Return on equity stands at 31%. Long-term debt is less than 20% of total capitalization. The company generates more cash than the Federal Bureau of Engraving ($1.34/share for FY 1995).
Analysts can scarcely find enough good things to say about Lam Research, the company. Lately, though, some of them have expressed concerns about Lam Research, the stock. The bearish scenario, as articulated by Rick Whittington and others, is that the semiconductor industry has historically been highly cyclical and we are now entering a down-leg that will accelerate rapidly as the year progresses. The concern is that an oversupply of chips will cause companies first to delay, and later to cancel entirely, orders for new production equipment.
The bulls say, in effect, "it's different this time." They point to the necessity of chip manufacturers to invest in new equipment for next-generation chips despite what the market may happen to be for current chips. They also point to the rapidly expanding global demand for semiconductors and the rapidly multiplying uses of chips in everything from supercomputers to vacuum cleaners.
I fall someplace between the bulls and the bears--which can get pretty messy. What I'm quite confident of, though, is that the bear scenario is more than amply discounted in current prices of LRCX and its peers. Even after all the downgrading recently, LRCX still gets a 1.9 rating (between "Strong Buy" and "Buy") in First Call's summation of assessments by the 15 listed analysts who follow the company.
Estimated EPS for the FY ending June 1996 is $4.70-- a 58% increase over last year's $2.98. Current consensus estimate for FY 1997 is $5.56. This means that even after today's 4-pint leap, LRCX is trading at only 10 times expected EPS for the FY we are halfway through. Even the *lowest* projected EPS annualized growth rate over the coming five years is 17%, while the median is for 21% growth. I mean, how much discount does one require for a company that has routinely beaten analysts' estimates quarter after quarter, makes leading edge products, and has grown earnings at an average rate of 77% per year over the past five years?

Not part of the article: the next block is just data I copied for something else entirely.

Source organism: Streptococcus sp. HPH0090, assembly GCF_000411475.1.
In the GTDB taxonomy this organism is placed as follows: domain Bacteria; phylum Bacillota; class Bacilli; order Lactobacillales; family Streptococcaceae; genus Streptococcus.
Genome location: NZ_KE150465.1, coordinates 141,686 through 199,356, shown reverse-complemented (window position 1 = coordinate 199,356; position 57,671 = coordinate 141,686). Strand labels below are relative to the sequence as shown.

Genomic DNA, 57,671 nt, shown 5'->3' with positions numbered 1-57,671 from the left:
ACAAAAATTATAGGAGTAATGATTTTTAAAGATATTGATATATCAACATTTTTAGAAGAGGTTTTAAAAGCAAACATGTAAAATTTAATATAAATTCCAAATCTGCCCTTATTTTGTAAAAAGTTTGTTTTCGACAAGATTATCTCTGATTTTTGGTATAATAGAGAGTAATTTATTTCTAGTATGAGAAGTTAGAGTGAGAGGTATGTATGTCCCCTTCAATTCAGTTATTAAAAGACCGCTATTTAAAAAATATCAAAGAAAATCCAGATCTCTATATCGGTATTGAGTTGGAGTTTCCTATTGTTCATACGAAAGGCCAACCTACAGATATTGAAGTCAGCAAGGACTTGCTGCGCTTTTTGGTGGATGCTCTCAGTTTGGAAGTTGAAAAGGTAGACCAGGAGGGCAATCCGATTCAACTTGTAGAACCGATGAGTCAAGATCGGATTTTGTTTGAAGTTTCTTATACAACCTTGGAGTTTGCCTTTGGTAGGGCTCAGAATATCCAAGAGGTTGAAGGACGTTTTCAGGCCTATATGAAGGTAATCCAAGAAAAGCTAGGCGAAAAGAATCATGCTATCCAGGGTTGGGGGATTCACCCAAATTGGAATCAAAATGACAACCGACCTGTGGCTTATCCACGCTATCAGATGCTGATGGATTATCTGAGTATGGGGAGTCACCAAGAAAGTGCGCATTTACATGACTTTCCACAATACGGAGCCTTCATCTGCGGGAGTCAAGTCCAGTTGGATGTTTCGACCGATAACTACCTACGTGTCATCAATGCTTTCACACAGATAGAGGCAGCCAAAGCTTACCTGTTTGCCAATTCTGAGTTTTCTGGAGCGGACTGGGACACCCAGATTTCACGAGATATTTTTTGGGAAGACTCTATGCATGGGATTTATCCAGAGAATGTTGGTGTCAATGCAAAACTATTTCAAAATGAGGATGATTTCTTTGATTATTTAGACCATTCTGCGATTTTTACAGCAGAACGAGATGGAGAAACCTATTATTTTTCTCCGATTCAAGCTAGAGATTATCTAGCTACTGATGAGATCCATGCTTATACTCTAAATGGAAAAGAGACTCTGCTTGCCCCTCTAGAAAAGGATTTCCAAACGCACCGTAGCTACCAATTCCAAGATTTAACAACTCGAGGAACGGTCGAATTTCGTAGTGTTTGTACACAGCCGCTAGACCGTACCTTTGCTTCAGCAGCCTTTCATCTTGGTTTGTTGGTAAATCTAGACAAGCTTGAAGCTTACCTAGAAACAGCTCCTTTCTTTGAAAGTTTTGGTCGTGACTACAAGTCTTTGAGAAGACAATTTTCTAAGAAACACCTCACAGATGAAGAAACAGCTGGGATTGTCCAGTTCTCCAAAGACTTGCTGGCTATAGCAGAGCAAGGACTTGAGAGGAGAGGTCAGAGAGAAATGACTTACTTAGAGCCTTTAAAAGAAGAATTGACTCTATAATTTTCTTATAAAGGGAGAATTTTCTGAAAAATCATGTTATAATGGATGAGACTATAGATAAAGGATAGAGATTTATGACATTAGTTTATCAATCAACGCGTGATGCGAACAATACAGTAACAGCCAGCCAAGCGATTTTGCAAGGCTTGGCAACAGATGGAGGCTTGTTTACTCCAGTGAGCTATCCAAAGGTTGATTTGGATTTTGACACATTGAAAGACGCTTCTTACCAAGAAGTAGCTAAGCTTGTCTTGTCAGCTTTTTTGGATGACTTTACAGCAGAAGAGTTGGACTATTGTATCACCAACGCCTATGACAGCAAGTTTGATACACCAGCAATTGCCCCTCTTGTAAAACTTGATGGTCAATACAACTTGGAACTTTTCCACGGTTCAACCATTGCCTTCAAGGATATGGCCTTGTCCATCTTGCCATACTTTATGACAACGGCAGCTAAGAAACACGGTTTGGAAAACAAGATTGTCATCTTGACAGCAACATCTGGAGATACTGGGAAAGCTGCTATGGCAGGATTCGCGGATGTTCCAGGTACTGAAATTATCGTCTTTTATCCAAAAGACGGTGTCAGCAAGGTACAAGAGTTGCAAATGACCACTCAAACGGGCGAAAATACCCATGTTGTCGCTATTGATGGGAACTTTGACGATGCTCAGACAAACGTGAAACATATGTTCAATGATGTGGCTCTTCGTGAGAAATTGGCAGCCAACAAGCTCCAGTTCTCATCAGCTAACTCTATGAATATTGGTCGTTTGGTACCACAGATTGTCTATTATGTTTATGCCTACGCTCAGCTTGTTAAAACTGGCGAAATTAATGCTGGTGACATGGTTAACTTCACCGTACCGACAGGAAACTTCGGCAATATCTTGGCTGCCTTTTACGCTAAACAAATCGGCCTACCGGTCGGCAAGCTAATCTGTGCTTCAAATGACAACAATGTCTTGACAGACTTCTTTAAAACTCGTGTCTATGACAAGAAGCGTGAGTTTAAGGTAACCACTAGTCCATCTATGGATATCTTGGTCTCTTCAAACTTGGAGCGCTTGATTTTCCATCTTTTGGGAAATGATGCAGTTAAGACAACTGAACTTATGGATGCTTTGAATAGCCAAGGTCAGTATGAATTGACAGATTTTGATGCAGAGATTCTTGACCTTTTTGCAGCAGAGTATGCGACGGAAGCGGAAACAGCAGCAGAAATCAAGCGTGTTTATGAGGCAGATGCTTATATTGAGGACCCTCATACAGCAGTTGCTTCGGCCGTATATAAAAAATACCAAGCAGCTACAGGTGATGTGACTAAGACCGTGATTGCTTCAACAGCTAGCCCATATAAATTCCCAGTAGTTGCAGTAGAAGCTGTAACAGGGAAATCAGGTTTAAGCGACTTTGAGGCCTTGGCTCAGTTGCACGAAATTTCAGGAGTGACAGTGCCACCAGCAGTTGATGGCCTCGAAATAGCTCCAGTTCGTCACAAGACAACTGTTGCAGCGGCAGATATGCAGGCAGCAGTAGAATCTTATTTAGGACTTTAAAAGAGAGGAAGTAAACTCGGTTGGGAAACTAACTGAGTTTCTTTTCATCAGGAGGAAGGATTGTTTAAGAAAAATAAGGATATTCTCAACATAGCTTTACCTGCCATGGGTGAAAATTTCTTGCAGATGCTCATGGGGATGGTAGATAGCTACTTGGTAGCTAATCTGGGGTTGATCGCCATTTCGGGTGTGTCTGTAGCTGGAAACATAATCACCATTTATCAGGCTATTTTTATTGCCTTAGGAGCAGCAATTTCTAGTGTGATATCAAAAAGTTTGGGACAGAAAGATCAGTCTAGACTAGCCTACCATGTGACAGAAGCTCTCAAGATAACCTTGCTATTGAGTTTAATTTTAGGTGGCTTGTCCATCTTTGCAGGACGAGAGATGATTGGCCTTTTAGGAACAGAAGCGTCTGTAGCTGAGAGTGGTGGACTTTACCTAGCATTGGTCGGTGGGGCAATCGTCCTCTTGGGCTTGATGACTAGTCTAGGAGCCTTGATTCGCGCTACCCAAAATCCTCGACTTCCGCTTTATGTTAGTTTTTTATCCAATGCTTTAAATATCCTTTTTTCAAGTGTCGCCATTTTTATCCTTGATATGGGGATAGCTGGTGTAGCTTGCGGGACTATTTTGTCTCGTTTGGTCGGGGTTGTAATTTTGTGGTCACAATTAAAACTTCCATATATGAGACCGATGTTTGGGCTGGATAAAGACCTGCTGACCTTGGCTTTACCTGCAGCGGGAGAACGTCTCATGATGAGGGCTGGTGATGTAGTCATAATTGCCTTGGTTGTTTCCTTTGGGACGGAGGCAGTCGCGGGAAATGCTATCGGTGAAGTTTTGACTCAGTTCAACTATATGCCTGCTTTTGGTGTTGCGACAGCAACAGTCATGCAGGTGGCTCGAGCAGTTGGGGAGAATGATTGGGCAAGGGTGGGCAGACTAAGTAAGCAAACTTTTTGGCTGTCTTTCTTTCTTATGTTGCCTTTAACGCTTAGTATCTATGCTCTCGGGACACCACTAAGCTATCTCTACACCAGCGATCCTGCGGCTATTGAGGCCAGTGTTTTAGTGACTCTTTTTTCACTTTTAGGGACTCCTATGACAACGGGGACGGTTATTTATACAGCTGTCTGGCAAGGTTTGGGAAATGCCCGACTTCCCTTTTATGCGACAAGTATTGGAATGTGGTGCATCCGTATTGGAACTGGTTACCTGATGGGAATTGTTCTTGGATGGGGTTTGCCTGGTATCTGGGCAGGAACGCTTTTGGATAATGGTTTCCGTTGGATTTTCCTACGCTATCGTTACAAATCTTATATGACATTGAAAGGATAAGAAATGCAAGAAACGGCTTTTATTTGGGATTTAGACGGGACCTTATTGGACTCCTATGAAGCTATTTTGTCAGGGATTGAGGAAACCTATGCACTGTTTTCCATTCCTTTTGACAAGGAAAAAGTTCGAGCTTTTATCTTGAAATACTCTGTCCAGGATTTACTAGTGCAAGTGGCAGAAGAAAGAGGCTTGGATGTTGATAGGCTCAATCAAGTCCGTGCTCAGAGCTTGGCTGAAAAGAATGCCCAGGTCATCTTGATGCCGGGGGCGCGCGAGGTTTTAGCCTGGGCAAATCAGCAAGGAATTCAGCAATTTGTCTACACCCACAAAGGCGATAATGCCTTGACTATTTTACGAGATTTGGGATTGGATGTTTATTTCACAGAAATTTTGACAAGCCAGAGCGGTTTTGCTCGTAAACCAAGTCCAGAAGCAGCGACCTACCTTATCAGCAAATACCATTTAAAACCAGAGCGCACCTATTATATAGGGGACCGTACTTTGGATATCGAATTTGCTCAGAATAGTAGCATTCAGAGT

There are 27.4 million shares of Lam Research. Institutions own perhaps as much as 90% of the shares (depending upon what Fidelity is doing on any given day), and insiders own a pretty good chunk of the balance. CEO Emerick plunked down a cool $506,000 to buy 10,000 shares on the open market late last year. Average daily volume is around 630,000 shares. The beta is actually below 1.00, not that you'd believe it from the recent volatility in the stock.
The latest S&P report on Lam Research rates the stock as four stars on a five star scale. On a scale ranging from 1 to 5 (with 5 being the most undervalued), it rates the stock as a 5, with a "plus" to indicate a favorable time to buy (i.e., the stock appears to be in a positive trend). S&P estimates current fair value for LRCX at over $80.
As for myself, even placing an industry average multiple of 15 on the expected FY96 EPS of $4.70 gives us $70 as current fair value. This stock is deeply undervalued. And I'm deeply happy to capitalize upon the situation.
--Gregory Markus (MF Boring)